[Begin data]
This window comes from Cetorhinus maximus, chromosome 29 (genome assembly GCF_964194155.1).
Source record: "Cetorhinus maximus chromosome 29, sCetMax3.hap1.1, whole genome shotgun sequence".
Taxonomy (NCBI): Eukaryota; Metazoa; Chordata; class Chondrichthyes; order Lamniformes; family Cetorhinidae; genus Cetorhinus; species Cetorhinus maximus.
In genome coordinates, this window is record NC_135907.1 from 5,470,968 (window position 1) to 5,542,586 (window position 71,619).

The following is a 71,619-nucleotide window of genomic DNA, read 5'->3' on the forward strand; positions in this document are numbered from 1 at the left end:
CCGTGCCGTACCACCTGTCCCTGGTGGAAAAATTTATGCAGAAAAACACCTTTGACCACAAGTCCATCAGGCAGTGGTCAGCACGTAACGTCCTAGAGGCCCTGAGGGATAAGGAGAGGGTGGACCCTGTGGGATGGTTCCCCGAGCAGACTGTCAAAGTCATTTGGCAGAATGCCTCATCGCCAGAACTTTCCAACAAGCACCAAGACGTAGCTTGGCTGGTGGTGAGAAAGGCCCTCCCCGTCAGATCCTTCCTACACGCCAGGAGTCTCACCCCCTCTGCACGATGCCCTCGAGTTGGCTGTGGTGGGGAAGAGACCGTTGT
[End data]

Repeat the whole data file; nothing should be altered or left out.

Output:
This window comes from Cetorhinus maximus, chromosome 29 (genome assembly GCF_964194155.1).
Source record: "Cetorhinus maximus chromosome 29, sCetMax3.hap1.1, whole genome shotgun sequence".
Taxonomy (NCBI): Eukaryota; Metazoa; Chordata; class Chondrichthyes; order Lamniformes; family Cetorhinidae; genus Cetorhinus; species Cetorhinus maximus.
In genome coordinates, this window is record NC_135907.1 from 5,470,968 (window position 1) to 5,542,586 (window position 71,619).

The following is a 71,619-nucleotide window of genomic DNA, read 5'->3' on the forward strand; positions in this document are numbered from 1 at the left end:
CCGTGCCGTACCACCTGTCCCTGGTGGAAAAATTTATGCAGAAAAACACCTTTGACCACAAGTCCATCAGGCAGTGGTCAGCACGTAACGTCCTAGAGGCCCTGAGGGATAAGGAGAGGGTGGACCCTGTGGGATGGTTCCCCGAGCAGACTGTCAAAGTCATTTGGCAGAATGCCTCATCGCCAGAACTTTCCAACAAGCACCAAGACGTAGCTTGGCTGGTGGTGAGAAAGGCCCTCCCCGTCAGATCCTTCCTACACGCCAGGAGTCTCACCCCCTCTGCACGATGCCCTCGAGTTGGCTGTGGTGGGGAAGAGACCGTTGT